Nov 18, 2014

Fall 2003: Straight Guys Never Figure It Out

When I was living in Florida, newcomers from the small towns (or big cities) of the vast homophobic Straight World often went crazy with joy: "You can be open here!  You can be free!"  They found a job in a gay venue, read only gay books, went only to gay movies, and never ventured beyond the magic square bounded by Oakland Park Blvd., Powerline Road, NW 13th Street, and the Atlantic Ocean.

"Oh, you live on NW 12th Street?  Isn't that a little...iffy?"

Most residents of Wilton Manors weren't quite so insular.  But all of our friends were gay.  So were our neighbors.  And, as far as we know, so was the guy on the next treadmill at Barney's Gym, the guy sorting coupons in the check out line at the Publix Supermarket, and the woman browsing among the humorous cards at To the Moon.  We avoided heterosexuals as much as possible.  They were the enemy, screaming "God hates you!" from behind security fences at Gay Pride, or asking simpering, insulting questions, like "What do they think causes it now?"

So my house mates were surprised, and not entirely sympathetic when I befriended a heterosexual.

In the fall of 2003, when I was working at Florida Atlantic University, I saw Josh (not his real name) in the locker room of the campus gym, stripping out of a plaid shirt, suspenders, and a ridiculous red bowtie. I concluded that he was heterosexual almost immediately, through the gleaming, new-looking ring on his finger and his casual references to his wife. Surely Josh concluded that I was gay almost immediately, from my answer to the question " What are you working on now?” (media images of gay teenagers), or from the shelves of gay books, rainbow flag mouse pad, and gay pride poster in my office.

But no, when an attractive girl passed, Josh nudged me so I could look.  "I only look at guys," I said.

That didn't do it.

"He will never figure it out," my housemate Yuri told me.  "Stupid straight guys can never see anything but straights."

"Anyway, why would you want to tell a breeder?" my other housemate, Barney, said with an accusatory glare, as if I was planning some act of treason.  "When he finds out, he'll start screaming that you're trying to molest him."

"He's not a friend, really.  He just comes to my office to chat.  Besides, it's a challenge.  Somehow or other I'm going to get him to figure it out!"

"Impossible!"  Barney exclaimed.  "But why don't we make it interesting?  I'll bet you $20 that you can't get him to figure it out during the next week.  You can say anything you want except 'I'm gay.'"

"I want in on this thing too," Yuri said.  "But you can't cruise him.  Or talk about your old boyfriends."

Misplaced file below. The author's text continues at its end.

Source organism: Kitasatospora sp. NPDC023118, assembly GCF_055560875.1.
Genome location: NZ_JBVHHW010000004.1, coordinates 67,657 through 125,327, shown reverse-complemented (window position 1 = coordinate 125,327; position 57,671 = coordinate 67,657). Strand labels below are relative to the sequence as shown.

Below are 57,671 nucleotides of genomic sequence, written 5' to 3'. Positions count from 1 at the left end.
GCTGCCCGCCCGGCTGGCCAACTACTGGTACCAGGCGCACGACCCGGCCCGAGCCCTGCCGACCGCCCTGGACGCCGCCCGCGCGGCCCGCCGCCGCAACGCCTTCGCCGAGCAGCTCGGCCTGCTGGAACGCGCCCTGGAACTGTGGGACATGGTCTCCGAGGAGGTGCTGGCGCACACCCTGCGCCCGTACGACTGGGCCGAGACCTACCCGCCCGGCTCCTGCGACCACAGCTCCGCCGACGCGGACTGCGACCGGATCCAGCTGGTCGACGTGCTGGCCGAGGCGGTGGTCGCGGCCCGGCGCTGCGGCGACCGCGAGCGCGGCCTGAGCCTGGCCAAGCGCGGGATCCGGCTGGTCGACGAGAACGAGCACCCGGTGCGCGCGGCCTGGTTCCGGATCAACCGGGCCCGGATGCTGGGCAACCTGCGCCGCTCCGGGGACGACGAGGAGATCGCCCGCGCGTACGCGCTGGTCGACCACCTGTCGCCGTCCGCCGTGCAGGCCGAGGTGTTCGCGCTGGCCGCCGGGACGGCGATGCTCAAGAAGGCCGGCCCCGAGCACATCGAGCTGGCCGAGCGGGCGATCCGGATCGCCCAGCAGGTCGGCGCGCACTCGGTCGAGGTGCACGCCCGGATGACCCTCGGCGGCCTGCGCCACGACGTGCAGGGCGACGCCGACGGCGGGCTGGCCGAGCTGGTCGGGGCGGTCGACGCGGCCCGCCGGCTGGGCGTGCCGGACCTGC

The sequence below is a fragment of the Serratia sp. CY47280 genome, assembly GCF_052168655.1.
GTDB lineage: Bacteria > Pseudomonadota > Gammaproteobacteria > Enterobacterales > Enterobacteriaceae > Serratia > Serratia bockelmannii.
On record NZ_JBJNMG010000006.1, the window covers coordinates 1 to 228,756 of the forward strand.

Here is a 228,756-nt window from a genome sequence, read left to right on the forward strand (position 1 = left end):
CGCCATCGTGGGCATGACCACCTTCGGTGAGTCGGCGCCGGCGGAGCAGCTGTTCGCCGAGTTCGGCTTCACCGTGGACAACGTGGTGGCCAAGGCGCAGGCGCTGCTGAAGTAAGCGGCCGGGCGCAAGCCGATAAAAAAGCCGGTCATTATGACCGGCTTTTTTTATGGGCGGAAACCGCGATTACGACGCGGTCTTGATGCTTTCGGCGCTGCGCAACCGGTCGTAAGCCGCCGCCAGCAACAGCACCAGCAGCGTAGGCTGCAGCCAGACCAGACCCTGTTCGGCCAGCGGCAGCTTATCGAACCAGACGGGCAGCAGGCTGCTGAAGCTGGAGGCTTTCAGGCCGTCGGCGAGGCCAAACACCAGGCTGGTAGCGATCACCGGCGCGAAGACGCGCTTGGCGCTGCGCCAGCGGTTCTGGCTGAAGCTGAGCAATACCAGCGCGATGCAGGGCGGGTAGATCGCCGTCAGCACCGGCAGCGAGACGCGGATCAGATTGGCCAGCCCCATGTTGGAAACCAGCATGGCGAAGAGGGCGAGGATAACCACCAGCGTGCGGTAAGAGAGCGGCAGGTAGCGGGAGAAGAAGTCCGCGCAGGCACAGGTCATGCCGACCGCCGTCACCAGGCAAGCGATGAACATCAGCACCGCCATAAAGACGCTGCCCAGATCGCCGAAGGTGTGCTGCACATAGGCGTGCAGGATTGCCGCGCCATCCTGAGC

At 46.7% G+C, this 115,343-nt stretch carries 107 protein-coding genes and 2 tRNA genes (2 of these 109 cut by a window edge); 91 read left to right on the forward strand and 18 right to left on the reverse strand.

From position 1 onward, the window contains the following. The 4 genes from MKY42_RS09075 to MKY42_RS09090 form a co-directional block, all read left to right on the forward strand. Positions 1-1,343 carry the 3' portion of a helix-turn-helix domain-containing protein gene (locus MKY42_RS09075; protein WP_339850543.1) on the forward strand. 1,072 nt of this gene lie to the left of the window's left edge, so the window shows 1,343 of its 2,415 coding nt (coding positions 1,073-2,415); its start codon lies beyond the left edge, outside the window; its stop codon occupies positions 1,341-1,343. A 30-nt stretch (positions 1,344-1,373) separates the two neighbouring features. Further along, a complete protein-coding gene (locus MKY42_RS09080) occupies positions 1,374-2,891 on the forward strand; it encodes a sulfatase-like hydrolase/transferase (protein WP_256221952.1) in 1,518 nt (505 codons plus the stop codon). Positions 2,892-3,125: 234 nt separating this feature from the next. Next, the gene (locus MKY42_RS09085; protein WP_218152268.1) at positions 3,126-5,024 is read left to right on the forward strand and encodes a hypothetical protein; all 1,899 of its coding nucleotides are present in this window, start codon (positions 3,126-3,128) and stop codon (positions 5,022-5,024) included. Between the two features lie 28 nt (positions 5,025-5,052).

I spent the next week dropping all of the hints I could think of.

"I can't get married in this state.  It's illegal."
"Oh...still married to the wife back home, huh?"
No, you nitwit, gay people can't get married!

"I can't donate blood.  It's illegal."
"I hear you.  Get a venereal disease just once, it haunts you for the rest of your life."
No, you idiot, gay men can't donate blood!

"My childhood church was totally homophobic.  It blamed gays for everything from child molestation to 9/11."
"That's ridiculous!  Gays are just people, like you and me."
Are you in on the bet?  Did my housemates pay you to pretend ignorance?

Finally in desperation I invited Josh over for dinner with Barney and Yuri.

"Oh, a guys' night!  Leave the girlfriends at home!  Sounds great!"

During dinner, I brought up Wilton Manors' reputation as a gay mecca.
"Yeah, gentrifying neighborhoods often have gay guys fixing things up."

Barney's job managing a gym with a mostly gay clientele.
"It's great that you're so secure in your masculinity that you aren't worried about them seeing you naked in the locker room."

Yuri's quest for the World's Biggest Penis in the Basque country of Spain four years ago.
"Wow, are they really that big?  They must really impress the ladies!"

My housemates grinned at me.

After dinner I invited Josh to select a movie to watch from our collection of 200-odd DVDS. Other than a few classics, they all had gay characters, gay subtexts, or covers displaying muscular guys with their shirts off. Without a word or even an odd look, he selected Alfred Hitchcock’s North by Northwest, which has none.

Josh sat on the couch, directly behind a coffee table containing a pile of gay magazines. On top was an issue of The Advocate, selected deliberately because the word “Gay” was written on the cover three times, along with photos of the gay icons Harvey Milk and Chad Allen. Surely that would be enough.

It wasn't.

After the movie, we were channel surfing, when an attractive man appeared on the screen. “Wait – go back,” I exclaimed. “That guy was totally hot!”

"What for?"  Josh asked.  "It was a guy."

Finally in desperation, I pulled out my wallet, handed $20 bills to Yuri and Barney, and said, in a loud, clear voice, "I am gay."

"Yeah, right.  Don't be funny."  He turned to Yuri.  "Does Boomer always joke around like this?"

"Yes, all the time," he said, barely restraining his laughter.  "Except when he wants to impress a girl."

I hit him on the head with a pillow.

When they finally assured Josh that I wasn't joking, he was shocked.  "I had no idea.  You hide it so well!"

Hide it?

Then: "I think it's great that you guys are so secure in your masculinity that you don't mind having a gay roommate."

See also: My Relatives Never Figure It Out; Was It a Screen?; and Gay People Do Not Exist